Pawsey tenders for $70m project

14/11/2019 - 10:34

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Pawsey Supercomputing Centre has announced a tender as part of a $70 million new supercomputing system to replace its existing Magnus and Galaxy supercomputers.

Pawsey tenders for $70m project
Researchers using Pawsey's Magnus supercomputer will transition to a new system by mid-2021. Photo: Attila Csaszar

Pawsey Supercomputing Centre has announced a tender as part of a $70 million new supercomputing system to replace its existing Magnus and Galaxy supercomputers.

The centre was established in 2009 as an unincorporated joint venture between CSIRO, Curtin University, Edith Cowan University, Murdoch University and The University of Western Australia.

Its Magnus and Galaxy units support computer sciences in astronomy, with the new supercomputing system helping support emerging scientific and research domains.

Executive director Mark Stickells said the upgrade would provide more efficient computing services for Australian researchers.

“Once complete, the Pawsey upgrade will further support Australian researchers to accelerate scientific discovery, enable high-impact research for the benefit of society, and remain globally competitive,” he said.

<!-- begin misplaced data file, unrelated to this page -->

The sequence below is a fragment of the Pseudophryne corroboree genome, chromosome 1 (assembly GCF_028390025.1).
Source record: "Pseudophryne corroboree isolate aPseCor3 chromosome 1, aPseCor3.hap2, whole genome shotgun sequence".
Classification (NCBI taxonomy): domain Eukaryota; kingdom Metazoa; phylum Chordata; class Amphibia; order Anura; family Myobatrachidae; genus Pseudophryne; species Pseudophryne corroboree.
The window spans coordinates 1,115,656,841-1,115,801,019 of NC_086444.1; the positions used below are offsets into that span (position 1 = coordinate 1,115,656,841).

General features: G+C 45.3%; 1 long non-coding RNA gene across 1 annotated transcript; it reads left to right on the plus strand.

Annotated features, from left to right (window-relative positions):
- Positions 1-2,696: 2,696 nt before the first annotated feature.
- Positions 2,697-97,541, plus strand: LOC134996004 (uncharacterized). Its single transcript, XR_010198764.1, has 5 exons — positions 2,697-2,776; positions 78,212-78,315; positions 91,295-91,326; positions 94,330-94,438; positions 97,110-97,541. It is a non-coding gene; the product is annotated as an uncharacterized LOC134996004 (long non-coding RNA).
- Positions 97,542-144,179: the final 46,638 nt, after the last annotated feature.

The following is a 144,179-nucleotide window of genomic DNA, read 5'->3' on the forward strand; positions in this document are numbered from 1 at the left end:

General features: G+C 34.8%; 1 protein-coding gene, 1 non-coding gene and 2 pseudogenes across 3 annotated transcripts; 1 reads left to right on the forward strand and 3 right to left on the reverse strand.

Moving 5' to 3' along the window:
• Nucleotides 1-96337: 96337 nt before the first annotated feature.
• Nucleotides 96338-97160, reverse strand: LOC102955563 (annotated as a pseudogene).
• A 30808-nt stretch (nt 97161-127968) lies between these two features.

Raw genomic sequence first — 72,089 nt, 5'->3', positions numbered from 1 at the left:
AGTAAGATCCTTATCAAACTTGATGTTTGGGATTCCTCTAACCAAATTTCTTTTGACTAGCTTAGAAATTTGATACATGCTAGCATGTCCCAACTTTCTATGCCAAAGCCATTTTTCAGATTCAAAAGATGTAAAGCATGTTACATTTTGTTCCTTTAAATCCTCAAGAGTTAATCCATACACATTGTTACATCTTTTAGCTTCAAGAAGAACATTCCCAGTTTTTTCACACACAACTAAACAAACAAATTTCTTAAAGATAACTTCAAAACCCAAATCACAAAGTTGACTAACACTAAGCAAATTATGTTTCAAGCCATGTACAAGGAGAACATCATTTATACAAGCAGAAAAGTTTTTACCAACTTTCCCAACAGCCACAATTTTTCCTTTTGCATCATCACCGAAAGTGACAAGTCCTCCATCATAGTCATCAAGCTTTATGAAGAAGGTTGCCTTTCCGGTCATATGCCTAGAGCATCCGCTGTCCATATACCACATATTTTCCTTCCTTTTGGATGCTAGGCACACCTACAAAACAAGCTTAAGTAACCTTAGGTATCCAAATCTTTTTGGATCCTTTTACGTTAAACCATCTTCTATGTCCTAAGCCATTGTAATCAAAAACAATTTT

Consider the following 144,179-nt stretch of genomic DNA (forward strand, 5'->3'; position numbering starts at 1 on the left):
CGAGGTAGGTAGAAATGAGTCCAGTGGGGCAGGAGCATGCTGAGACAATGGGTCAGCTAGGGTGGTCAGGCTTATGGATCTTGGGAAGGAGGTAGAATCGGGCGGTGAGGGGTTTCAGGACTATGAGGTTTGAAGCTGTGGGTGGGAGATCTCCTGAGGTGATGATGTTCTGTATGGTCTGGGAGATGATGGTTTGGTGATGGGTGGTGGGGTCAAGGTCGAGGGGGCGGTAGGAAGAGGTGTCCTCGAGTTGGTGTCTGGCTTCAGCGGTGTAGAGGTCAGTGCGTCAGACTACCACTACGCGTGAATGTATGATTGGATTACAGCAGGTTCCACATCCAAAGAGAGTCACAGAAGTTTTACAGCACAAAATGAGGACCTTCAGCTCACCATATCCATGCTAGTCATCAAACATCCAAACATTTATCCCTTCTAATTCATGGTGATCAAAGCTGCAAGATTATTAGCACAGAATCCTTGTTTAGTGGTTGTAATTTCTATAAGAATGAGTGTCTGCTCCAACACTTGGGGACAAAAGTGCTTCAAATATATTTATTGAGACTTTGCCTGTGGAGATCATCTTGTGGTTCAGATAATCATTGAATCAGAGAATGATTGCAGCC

“Our aim is to provide more powerful supercomputing resources for Australian researchers, and to also improve access and efficiency for our users.”

Technical manager of the capital refresh project David Schibeci said the upgrade would impact most if not all of Pawsey's current systems.

“The successful vendor or vendors must provide an integrated and diverse range of services where users can seamlessly move their data as required, enabling researchers to upscale their ambitions and work more efficiently in their science,” he said.

The centre said the tender would be delivered in two phases, with the first phase transitioning current users of the Magnus onto a new system that used the latest generation of processors and increased memory per node.

That phase is expected to be completed by mid-2021.

The second phase will provide an expansion in computing capacity, and is set to begin production by mid-2022.

The tender process is currently being conducted by CSIRO via AusTender, and will close in February 2020.

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